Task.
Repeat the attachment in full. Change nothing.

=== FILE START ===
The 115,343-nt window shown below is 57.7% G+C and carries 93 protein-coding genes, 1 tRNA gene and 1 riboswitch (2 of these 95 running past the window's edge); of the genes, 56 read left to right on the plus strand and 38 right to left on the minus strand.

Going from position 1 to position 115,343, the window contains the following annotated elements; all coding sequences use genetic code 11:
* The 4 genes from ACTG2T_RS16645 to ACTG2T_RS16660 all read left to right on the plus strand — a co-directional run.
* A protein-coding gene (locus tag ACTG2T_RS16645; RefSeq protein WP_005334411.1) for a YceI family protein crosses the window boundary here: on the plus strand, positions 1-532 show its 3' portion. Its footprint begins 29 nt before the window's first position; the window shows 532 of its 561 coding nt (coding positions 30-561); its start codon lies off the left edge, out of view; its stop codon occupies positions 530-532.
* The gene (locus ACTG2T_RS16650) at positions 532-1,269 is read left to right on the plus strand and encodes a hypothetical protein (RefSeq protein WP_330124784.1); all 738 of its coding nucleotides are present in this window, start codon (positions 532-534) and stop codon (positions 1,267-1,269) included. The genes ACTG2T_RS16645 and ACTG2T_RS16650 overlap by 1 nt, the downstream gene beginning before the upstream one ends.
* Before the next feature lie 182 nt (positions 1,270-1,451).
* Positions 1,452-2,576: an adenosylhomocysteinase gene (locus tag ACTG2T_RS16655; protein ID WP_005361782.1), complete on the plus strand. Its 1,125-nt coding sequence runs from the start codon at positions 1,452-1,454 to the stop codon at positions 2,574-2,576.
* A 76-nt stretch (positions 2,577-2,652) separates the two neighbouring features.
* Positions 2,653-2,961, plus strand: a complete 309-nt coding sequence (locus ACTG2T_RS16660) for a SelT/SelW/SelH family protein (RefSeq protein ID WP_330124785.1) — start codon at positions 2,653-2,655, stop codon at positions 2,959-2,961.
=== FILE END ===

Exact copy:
The 115,343-nt window shown below is 57.7% G+C and carries 93 protein-coding genes, 1 tRNA gene and 1 riboswitch (2 of these 95 running past the window's edge); of the genes, 56 read left to right on the plus strand and 38 right to left on the minus strand.

Going from position 1 to position 115,343, the window contains the following annotated elements; all coding sequences use genetic code 11:
* The 4 genes from ACTG2T_RS16645 to ACTG2T_RS16660 all read left to right on the plus strand — a co-directional run.
* A protein-coding gene (locus tag ACTG2T_RS16645; RefSeq protein WP_005334411.1) for a YceI family protein crosses the window boundary here: on the plus strand, positions 1-532 show its 3' portion. Its footprint begins 29 nt before the window's first position; the window shows 532 of its 561 coding nt (coding positions 30-561); its start codon lies off the left edge, out of view; its stop codon occupies positions 530-532.
* The gene (locus ACTG2T_RS16650) at positions 532-1,269 is read left to right on the plus strand and encodes a hypothetical protein (RefSeq protein WP_330124784.1); all 738 of its coding nucleotides are present in this window, start codon (positions 532-534) and stop codon (positions 1,267-1,269) included. The genes ACTG2T_RS16645 and ACTG2T_RS16650 overlap by 1 nt, the downstream gene beginning before the upstream one ends.
* Before the next feature lie 182 nt (positions 1,270-1,451).
* Positions 1,452-2,576: an adenosylhomocysteinase gene (locus tag ACTG2T_RS16655; protein ID WP_005361782.1), complete on the plus strand. Its 1,125-nt coding sequence runs from the start codon at positions 1,452-1,454 to the stop codon at positions 2,574-2,576.
* A 76-nt stretch (positions 2,577-2,652) separates the two neighbouring features.
* Positions 2,653-2,961, plus strand: a complete 309-nt coding sequence (locus ACTG2T_RS16660) for a SelT/SelW/SelH family protein (RefSeq protein ID WP_330124785.1) — start codon at positions 2,653-2,655, stop codon at positions 2,959-2,961.